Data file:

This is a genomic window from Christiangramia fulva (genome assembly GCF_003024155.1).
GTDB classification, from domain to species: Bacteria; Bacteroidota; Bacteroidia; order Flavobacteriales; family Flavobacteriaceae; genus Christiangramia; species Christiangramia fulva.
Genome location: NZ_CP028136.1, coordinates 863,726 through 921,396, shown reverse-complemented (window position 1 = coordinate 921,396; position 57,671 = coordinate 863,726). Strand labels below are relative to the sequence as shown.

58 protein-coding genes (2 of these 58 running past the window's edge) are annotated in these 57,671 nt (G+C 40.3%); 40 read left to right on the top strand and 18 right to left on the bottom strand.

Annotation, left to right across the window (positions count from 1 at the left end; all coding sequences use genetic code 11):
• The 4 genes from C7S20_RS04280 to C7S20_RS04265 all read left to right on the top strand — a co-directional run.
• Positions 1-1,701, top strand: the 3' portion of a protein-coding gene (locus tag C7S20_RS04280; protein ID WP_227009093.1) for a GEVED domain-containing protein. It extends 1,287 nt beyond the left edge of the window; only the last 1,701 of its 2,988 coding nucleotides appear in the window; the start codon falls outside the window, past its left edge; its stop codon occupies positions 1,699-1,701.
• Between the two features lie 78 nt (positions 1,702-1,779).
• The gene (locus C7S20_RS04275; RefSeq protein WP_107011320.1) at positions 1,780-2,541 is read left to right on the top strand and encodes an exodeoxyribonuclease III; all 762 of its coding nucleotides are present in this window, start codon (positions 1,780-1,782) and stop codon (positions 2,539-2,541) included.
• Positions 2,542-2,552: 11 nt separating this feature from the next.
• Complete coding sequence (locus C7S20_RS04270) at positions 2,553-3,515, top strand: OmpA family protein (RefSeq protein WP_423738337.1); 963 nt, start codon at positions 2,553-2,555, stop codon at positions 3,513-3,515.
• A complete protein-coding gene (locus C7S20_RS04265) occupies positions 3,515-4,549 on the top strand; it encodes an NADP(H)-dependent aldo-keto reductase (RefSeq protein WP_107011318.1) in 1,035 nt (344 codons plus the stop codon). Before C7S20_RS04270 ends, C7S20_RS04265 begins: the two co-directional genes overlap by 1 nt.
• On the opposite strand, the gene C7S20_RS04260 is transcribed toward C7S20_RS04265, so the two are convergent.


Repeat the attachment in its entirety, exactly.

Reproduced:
This is a genomic window from Christiangramia fulva (genome assembly GCF_003024155.1).
GTDB classification, from domain to species: Bacteria; Bacteroidota; Bacteroidia; order Flavobacteriales; family Flavobacteriaceae; genus Christiangramia; species Christiangramia fulva.
Genome location: NZ_CP028136.1, coordinates 863,726 through 921,396, shown reverse-complemented (window position 1 = coordinate 921,396; position 57,671 = coordinate 863,726). Strand labels below are relative to the sequence as shown.

58 protein-coding genes (2 of these 58 running past the window's edge) are annotated in these 57,671 nt (G+C 40.3%); 40 read left to right on the top strand and 18 right to left on the bottom strand.

Annotation, left to right across the window (positions count from 1 at the left end; all coding sequences use genetic code 11):
• The 4 genes from C7S20_RS04280 to C7S20_RS04265 all read left to right on the top strand — a co-directional run.
• Positions 1-1,701, top strand: the 3' portion of a protein-coding gene (locus tag C7S20_RS04280; protein ID WP_227009093.1) for a GEVED domain-containing protein. It extends 1,287 nt beyond the left edge of the window; only the last 1,701 of its 2,988 coding nucleotides appear in the window; the start codon falls outside the window, past its left edge; its stop codon occupies positions 1,699-1,701.
• Between the two features lie 78 nt (positions 1,702-1,779).
• The gene (locus C7S20_RS04275; RefSeq protein WP_107011320.1) at positions 1,780-2,541 is read left to right on the top strand and encodes an exodeoxyribonuclease III; all 762 of its coding nucleotides are present in this window, start codon (positions 1,780-1,782) and stop codon (positions 2,539-2,541) included.
• Positions 2,542-2,552: 11 nt separating this feature from the next.
• Complete coding sequence (locus C7S20_RS04270) at positions 2,553-3,515, top strand: OmpA family protein (RefSeq protein WP_423738337.1); 963 nt, start codon at positions 2,553-2,555, stop codon at positions 3,513-3,515.
• A complete protein-coding gene (locus C7S20_RS04265) occupies positions 3,515-4,549 on the top strand; it encodes an NADP(H)-dependent aldo-keto reductase (RefSeq protein WP_107011318.1) in 1,035 nt (344 codons plus the stop codon). Before C7S20_RS04270 ends, C7S20_RS04265 begins: the two co-directional genes overlap by 1 nt.
• On the opposite strand, the gene C7S20_RS04260 is transcribed toward C7S20_RS04265, so the two are convergent.